Despite improved survival rates among cancer patients, those treated for head and neck cancers are at an increased risk of death by suicide, a new study has found. It found that head and neck cancer survivors are two times more likely to commit suicide than survivors of other cancers and four times more likely than the general population. The reason could be that approximately one-half of head and neck cancer survivors become functionally disabled after completing treatment and are unable to return to work.
Persistent and lasting disfigurements or loss of skills may increase depression, psychological distress, fear of recurrence and suicidal ideation. “Now, more than ever before, people are outliving their cancer diagnosis. This makes lifelong surveillance critical — being considered a ‘cancer survivor’ does not tell you how well the individual is doing,” said Osazuwa-Peters, Assistant Professor at the Saint Louis University in the US.
For the study, published in the journal Cancer, the team examined 1,51,167 participants, who were diagnosed with head or neck cancer, aged above 20. The suicide rate among the head and neck cancer patients was compared to the rates of those diagnosed with prostate, breast, lung and bronchus, colon and rectum, urinary bladder, melanoma of the skin, kidney and renal pelvis, uterus, leukemia, pancreas, thyroid, stomach, liver and intrahepatic bile duct, brain and other nervous system, testis, ovary, and cervix.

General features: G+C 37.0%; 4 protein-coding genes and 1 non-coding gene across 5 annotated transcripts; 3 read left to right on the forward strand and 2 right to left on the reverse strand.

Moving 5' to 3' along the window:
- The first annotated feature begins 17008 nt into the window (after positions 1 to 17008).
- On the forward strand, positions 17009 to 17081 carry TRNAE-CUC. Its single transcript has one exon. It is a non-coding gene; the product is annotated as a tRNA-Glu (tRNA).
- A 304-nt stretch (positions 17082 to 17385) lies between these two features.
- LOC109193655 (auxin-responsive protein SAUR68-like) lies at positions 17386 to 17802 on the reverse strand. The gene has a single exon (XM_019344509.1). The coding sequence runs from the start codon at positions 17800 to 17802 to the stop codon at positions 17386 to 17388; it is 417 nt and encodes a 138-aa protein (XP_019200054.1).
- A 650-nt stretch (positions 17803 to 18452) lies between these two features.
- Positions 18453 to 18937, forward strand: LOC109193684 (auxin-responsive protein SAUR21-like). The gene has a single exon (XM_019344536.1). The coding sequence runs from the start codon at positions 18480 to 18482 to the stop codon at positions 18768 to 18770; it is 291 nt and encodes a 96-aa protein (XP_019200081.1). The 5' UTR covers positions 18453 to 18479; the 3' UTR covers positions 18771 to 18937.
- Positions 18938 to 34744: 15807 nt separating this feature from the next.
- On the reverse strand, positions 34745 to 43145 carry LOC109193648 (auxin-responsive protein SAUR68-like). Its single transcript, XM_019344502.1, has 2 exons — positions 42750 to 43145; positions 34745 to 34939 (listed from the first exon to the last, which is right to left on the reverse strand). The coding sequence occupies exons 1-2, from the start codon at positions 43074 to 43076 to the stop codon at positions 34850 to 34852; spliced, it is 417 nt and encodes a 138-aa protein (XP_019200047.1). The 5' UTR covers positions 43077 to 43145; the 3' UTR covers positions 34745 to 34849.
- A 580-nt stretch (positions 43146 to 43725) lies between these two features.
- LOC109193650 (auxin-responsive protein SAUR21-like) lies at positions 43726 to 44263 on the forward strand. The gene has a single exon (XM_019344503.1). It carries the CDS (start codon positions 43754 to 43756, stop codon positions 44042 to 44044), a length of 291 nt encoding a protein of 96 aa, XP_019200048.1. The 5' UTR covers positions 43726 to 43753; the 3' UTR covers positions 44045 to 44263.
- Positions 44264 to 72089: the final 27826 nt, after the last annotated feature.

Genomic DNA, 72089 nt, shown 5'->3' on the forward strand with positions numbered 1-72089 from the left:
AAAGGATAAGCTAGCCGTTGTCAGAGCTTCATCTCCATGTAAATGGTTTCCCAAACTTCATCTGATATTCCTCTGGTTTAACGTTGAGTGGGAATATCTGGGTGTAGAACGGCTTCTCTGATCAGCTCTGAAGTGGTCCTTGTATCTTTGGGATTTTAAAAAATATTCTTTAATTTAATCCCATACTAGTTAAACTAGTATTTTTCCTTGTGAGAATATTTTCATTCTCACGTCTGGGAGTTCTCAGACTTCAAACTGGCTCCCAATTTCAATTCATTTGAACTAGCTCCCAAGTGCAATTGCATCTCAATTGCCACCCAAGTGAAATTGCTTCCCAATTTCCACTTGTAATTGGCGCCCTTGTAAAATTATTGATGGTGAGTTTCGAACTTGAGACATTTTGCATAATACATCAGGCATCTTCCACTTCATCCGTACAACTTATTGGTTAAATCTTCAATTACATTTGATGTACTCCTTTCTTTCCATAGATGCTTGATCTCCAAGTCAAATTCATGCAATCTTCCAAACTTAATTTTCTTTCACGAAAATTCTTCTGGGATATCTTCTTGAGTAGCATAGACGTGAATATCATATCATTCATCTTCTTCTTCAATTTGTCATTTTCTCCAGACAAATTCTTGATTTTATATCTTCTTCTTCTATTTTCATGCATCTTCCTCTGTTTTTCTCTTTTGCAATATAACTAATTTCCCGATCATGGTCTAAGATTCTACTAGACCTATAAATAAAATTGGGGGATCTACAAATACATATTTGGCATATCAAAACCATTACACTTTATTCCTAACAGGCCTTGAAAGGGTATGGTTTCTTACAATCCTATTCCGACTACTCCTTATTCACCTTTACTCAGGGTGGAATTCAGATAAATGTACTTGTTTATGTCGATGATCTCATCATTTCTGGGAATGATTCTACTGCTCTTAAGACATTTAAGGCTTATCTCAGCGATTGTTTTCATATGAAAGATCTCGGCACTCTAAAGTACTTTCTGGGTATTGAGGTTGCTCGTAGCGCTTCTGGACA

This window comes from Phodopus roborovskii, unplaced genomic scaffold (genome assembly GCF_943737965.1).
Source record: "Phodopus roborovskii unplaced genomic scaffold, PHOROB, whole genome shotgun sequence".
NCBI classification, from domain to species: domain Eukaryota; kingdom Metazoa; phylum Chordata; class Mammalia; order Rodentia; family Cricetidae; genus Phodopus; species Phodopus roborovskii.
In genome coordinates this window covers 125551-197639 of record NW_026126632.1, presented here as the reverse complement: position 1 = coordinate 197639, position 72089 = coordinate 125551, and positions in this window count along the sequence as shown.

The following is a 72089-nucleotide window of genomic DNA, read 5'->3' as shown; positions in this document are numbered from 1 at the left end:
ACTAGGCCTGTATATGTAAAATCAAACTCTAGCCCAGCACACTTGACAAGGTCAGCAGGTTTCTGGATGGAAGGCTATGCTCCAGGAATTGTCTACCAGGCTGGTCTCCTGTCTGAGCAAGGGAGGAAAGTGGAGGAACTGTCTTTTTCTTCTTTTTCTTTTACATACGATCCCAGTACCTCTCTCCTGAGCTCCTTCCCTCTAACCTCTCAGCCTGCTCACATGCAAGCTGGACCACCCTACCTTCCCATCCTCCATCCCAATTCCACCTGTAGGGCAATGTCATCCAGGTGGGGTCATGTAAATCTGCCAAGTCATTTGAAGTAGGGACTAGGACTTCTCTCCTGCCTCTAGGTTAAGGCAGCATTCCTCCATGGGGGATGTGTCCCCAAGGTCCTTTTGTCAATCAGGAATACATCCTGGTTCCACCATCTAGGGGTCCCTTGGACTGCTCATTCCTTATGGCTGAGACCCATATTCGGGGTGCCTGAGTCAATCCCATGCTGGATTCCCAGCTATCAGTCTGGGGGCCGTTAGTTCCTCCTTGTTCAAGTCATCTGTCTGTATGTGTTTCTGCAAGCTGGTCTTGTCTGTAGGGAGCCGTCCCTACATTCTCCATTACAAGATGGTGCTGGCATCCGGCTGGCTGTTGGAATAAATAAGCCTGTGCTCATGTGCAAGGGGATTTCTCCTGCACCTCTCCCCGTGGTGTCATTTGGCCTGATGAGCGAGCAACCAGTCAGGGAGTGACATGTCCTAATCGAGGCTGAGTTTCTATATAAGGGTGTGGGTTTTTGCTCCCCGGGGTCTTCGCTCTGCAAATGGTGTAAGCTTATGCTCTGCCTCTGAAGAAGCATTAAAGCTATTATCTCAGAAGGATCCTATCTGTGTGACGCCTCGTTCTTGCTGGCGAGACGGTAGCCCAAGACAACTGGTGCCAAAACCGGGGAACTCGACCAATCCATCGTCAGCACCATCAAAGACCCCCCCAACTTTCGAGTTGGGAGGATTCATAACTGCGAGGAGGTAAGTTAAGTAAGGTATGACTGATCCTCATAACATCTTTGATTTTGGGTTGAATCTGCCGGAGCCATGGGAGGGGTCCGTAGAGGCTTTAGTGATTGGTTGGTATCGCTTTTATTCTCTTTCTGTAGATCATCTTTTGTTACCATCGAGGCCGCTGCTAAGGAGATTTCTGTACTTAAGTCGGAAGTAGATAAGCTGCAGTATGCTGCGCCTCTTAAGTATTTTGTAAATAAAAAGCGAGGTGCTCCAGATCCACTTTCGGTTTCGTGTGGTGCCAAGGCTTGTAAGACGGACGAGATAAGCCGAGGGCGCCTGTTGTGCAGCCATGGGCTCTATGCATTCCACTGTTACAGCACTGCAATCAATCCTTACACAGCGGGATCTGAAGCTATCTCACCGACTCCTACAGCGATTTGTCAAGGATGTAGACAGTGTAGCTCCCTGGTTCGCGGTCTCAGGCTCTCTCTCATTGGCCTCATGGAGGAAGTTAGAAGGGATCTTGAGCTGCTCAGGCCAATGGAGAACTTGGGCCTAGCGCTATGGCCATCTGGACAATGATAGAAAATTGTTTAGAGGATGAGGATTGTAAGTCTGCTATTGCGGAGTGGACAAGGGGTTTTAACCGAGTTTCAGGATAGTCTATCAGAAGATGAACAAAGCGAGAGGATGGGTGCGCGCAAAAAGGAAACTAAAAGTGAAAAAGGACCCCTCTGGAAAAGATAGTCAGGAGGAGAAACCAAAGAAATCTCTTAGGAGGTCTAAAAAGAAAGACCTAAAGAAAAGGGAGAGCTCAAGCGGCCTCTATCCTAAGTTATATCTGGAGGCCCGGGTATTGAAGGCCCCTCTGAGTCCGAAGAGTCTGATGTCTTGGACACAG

Importantly, among males, head and neck survivors had an increased risk of suicide compared with survivors of colorectal, Hodgkin and non-Hodgkin lymphoma, kidney, leukemia, liver, melanoma, prostate, testis, thyroid and bladder cancer. On the other hand, among female survivors, head and neck cancer patients had an increased risk of suicide compared with survivors of melanoma, Hodgkin and non-Hodgkin lymphoma, leukemia, uterine, breast, thyroid, colorectal, kidney and brain cancer.